Review of Ronald Eyer in Musical America

The most uproarious reception accorded any opera performance in New York within recent memory all but engulfed the first "Tosca" of the season, which starred Maria Meneghini Callas in the title role (the only role besides Norma in which she has been heard here thus far), with George London as Scarpia, Giuseppe Campora as Cavaradossi and, at the conductor's desk, Dimitri Mitropoulos.

It was one of those rare evenings in the theater when performers and audiences are in direct communication and full rapport with each other. Each alternately spurred the other to ever-greater heights of expressiveness and response in the unfolding of Puccini's grisly drama until the players literally had given their all and the spectators had achieved catharsis in billowing applause, cheers and countless curtain calls which only the lowering of the fire curtain finally brought to an end.

Much of the excitement, of course, was generated by this first appearance of Miss Callas as Tosca. But there were ovations for everyone. From the moment of his sudden, breathtaking entrance like the black angel of death, Mr. London received wave after wave of applause for the intensity and the evil grandeur of his impersonation. Not for a second did he relax his grim portrayal of the lustful, murderous tyrant, and his vocal performance matched the visual one at every turn. Mr. Campora, young and handsome as any Mario Cavaradossi could hope to be, gave a gripping performance as the defiant prisoner in Act II, and his convulsion and collapse before the firing squad in the finale was shockingly realistic. Meanwhile he sang, in his "E lucevan le stella" the stentorian "Vittoria!" and elsewhere, with a pure, lovely quality, perfect intonation and immense power when required. He, too, was applauded to the echo. Also on the receiving end of a prolonged ovation, at the beginning of the third act, was Dimitri Mitropoulos for the thrust, the color and the heavily underscored dynamics of his direction, not only of the orchestra but of the whole production, His was a torrid, sometimes eccentric, but dramatically defensible, reading which made most others sound downright namby-pamby.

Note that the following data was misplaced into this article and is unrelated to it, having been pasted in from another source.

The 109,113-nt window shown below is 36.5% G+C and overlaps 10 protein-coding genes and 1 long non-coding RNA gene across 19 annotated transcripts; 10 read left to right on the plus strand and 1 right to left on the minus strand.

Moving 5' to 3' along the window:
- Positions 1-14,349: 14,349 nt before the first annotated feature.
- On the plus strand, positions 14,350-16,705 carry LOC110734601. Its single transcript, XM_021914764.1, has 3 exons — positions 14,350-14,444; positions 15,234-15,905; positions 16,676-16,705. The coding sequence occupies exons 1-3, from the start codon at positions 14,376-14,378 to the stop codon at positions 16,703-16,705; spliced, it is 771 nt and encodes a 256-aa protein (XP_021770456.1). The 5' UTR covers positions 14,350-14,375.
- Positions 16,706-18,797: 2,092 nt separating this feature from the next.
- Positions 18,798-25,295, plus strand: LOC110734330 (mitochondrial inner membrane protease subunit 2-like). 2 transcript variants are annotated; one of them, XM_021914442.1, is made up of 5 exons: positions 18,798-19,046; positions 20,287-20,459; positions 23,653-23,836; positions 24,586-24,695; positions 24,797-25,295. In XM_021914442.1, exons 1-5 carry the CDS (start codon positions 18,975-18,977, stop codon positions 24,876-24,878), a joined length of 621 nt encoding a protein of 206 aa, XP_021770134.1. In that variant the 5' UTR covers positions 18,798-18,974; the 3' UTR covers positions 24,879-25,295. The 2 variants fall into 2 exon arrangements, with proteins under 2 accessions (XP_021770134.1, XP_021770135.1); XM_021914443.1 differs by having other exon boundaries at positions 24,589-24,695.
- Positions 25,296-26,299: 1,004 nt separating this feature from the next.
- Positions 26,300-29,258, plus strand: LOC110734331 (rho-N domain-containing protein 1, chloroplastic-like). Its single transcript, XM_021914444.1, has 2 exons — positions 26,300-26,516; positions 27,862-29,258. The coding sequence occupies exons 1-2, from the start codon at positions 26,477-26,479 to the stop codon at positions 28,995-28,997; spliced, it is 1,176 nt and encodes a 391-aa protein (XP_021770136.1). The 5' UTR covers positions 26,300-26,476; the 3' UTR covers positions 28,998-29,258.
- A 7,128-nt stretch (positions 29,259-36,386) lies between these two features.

As for Miss Callas, she revealed again, only more so, that she is one of the greatest dramatic singers of our time. Her Tosca - coldly beautiful and almost bonily slender - was by turns a rather shrewish minx, a passionate Latin woman of mercurial temperament fully capable of the impulsive murder, and a tender young girl eager for Mario's love. It was a fiery, yet not warm, characterization. It was Miss Callas' own image of the part thoroughly studied down to the last detail and invested with living personality. Everything, including the voice, was thrown into the dramatic requirements of the moment, and as one was swept along by this living, breathing vision of reality, he forgot such purely musical discrepancies as the uneven scale, the hard and sometimes wobbly quality of the full voice in high range and the over-conscious manipulation of each tone for both quality and intonation. As a matter of fact, Miss Callas used the voice as an extension, a tool of her dramatic projection, and. few will deny that she did it with stunning effectiveness. When she had only to sing, as in the "Vissi d'arte," the voice could he quite beautiful, especially in the middle and low range and in mezza voce,

In the supporting roles. Fernando Corena was a droll, but happily restrained, Sacristan; Alessio De Paolis played with his inimitable artistry the cringing Spoletta; and Clifford Harvuot was the convincingly unnerved escapee, Angelotti. Others in the cast were George Cehanovsky, Louis Sgarro and the boy soprano, George Keith.

It would be easy to find a number of finicking faults with this production from a pedantic point of view - even from a purely musical point of view. But much must readily be forgiven in deference to the total artistic and theatrical effect, which, after all, is the only really important consideration. "Tosca," thrice-familiar though it is, was tremendously impressive and exciting as set forth here, and all credit must be given to the sound talents and instincts which brought it about, let the chips of carping criticism fall where they may.